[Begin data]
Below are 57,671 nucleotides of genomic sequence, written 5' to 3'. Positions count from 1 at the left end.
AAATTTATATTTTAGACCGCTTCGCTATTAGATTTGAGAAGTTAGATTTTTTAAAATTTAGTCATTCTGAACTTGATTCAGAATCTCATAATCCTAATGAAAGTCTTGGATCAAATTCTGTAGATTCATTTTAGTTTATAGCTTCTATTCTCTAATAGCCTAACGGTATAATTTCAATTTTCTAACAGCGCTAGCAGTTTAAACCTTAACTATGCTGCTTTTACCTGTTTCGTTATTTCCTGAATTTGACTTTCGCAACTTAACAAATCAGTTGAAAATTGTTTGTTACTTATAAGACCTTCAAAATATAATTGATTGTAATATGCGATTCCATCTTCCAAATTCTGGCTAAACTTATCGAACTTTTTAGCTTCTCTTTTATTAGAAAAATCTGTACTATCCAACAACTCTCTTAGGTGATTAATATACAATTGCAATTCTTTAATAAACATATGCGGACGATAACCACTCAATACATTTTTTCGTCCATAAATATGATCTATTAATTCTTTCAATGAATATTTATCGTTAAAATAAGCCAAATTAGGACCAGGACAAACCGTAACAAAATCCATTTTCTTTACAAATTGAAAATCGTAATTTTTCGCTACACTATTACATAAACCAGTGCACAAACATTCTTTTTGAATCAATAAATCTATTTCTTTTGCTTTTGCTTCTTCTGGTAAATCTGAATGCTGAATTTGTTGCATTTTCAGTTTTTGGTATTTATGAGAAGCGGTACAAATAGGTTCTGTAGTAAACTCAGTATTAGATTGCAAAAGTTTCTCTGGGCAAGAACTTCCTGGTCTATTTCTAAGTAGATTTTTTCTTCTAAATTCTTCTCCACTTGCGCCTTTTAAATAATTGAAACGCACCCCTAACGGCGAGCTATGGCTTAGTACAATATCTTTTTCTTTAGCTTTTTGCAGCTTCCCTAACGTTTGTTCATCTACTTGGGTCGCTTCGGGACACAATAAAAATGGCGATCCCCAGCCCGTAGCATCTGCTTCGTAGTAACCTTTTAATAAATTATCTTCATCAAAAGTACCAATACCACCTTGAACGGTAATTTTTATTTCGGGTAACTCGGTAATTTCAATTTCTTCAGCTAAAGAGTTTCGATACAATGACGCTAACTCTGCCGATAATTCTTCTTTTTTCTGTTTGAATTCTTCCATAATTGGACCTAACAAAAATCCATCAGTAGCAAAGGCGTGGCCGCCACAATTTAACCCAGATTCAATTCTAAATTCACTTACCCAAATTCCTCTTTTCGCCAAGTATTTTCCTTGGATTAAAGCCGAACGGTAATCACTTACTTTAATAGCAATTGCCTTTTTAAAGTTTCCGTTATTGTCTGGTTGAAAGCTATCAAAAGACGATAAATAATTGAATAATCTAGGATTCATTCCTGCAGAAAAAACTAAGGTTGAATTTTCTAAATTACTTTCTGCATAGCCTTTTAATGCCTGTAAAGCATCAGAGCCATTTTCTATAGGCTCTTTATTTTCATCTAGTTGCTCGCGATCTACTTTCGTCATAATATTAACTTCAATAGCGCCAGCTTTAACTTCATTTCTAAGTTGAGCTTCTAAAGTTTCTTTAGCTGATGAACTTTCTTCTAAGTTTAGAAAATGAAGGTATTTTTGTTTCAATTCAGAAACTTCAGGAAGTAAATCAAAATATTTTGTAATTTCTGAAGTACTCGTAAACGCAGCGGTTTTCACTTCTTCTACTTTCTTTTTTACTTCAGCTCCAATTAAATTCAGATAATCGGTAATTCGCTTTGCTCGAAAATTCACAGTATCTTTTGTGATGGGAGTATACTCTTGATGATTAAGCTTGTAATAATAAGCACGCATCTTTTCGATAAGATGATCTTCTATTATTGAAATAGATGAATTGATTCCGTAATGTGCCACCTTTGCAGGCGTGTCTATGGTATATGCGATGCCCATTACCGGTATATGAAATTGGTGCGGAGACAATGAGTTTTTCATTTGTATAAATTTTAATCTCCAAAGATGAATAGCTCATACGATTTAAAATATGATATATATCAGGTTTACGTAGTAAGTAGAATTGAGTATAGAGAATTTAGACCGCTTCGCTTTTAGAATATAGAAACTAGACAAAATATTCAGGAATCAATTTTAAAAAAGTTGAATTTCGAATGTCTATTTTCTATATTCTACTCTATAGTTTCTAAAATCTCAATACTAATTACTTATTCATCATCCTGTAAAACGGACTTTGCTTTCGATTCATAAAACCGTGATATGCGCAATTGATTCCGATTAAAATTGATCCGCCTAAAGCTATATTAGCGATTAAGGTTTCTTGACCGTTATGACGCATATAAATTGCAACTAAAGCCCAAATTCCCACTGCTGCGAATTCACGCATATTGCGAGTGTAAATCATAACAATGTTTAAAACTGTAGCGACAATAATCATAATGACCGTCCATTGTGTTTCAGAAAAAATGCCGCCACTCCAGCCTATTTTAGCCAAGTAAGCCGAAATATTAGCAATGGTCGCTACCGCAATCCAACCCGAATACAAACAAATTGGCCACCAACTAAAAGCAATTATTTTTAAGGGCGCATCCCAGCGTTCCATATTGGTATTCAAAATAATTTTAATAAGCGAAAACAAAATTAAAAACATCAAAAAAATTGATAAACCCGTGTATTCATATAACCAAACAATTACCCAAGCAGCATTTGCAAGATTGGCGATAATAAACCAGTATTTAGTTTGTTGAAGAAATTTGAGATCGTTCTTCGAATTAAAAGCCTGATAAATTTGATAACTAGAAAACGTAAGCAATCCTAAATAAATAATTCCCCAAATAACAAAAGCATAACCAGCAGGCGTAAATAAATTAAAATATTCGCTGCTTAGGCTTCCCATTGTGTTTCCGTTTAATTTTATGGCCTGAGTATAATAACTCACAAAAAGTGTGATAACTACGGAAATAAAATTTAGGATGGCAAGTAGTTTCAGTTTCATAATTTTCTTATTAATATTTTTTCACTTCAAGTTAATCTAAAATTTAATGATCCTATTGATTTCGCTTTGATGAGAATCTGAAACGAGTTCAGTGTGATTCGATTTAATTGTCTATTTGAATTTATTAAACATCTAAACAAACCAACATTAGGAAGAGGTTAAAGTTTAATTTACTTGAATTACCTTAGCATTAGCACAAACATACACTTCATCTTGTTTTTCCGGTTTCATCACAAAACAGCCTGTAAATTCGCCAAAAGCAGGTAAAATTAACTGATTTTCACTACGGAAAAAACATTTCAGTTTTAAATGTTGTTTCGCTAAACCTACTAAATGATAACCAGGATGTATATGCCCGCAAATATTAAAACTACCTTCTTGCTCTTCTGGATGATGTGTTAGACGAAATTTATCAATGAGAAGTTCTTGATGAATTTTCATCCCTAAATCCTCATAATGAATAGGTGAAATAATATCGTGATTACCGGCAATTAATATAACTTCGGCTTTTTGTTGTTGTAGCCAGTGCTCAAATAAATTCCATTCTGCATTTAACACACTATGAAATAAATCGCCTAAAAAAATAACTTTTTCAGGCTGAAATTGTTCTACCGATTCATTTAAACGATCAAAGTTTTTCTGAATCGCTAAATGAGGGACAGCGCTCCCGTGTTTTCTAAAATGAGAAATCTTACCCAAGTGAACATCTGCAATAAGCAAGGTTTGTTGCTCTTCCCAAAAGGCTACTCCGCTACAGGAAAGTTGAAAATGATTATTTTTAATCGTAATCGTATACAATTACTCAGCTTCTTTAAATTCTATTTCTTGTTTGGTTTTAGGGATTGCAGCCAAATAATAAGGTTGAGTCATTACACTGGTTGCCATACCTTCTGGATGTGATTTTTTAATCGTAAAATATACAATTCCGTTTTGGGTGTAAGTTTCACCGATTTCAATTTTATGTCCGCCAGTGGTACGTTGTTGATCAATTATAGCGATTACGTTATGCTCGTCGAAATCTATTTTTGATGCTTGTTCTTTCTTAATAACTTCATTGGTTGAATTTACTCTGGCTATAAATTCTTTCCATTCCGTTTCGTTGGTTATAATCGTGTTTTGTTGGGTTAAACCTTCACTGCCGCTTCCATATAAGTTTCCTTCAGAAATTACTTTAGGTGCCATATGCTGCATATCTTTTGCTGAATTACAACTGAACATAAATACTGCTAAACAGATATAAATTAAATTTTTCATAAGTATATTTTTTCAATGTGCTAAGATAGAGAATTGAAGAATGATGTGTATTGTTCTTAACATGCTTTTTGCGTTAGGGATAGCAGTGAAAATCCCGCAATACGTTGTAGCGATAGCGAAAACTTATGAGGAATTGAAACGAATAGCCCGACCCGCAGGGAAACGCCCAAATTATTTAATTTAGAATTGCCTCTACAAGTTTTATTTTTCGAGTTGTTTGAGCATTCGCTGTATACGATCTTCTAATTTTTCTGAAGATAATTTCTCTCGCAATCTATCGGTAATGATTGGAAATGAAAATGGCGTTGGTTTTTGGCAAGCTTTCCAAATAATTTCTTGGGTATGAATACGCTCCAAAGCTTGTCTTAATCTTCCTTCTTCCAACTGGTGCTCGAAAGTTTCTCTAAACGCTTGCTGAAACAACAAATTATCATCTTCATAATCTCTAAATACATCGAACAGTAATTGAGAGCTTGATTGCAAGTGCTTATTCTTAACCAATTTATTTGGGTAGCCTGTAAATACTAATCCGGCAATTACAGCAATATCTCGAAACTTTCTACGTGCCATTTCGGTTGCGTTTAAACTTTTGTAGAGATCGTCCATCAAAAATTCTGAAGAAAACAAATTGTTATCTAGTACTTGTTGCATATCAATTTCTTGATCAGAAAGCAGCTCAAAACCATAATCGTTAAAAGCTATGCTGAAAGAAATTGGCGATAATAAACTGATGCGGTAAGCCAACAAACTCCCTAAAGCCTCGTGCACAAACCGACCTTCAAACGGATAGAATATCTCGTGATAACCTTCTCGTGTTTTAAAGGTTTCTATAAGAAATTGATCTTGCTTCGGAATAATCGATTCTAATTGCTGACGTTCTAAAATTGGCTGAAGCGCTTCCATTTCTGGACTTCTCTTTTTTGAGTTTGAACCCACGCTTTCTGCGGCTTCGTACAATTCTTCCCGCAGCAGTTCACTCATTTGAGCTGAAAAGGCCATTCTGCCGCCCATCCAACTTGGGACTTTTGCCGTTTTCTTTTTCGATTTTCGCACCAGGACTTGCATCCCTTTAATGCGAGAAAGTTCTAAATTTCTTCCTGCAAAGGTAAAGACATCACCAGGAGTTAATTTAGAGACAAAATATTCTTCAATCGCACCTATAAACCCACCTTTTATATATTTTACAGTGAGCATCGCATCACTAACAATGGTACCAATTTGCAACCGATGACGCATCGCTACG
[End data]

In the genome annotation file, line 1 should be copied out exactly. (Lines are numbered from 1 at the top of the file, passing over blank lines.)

Below are 57,671 nucleotides of genomic sequence, written 5' to 3'. Positions count from 1 at the left end.